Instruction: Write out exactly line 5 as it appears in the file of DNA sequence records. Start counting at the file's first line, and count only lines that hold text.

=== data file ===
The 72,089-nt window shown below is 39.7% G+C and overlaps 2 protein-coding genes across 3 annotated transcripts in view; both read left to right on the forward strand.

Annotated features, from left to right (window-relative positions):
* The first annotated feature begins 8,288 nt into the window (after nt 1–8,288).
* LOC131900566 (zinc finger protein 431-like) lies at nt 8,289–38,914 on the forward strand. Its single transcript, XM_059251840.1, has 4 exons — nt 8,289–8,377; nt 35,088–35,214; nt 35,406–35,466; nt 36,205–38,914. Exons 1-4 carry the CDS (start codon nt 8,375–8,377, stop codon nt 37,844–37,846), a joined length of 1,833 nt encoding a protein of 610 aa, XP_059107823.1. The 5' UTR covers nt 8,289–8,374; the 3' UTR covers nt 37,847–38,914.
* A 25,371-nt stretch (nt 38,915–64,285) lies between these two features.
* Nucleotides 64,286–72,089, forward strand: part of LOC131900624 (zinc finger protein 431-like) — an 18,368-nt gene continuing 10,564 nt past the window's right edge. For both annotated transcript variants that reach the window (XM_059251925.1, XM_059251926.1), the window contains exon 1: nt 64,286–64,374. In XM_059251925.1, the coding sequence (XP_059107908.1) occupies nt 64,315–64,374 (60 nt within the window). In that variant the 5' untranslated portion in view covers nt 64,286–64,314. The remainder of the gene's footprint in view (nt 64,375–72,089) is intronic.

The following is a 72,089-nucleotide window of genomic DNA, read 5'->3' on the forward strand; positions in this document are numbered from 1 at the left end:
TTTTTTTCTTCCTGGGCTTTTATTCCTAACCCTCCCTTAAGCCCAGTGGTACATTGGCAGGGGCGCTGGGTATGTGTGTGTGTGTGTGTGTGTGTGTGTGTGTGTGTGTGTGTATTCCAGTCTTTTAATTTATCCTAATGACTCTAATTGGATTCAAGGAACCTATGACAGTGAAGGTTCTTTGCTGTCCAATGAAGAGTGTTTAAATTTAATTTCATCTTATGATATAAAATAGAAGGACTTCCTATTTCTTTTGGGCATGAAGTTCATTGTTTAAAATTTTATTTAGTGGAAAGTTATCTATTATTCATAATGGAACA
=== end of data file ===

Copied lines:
* A 25,371-nt stretch (nt 38,915–64,285) lies between these two features.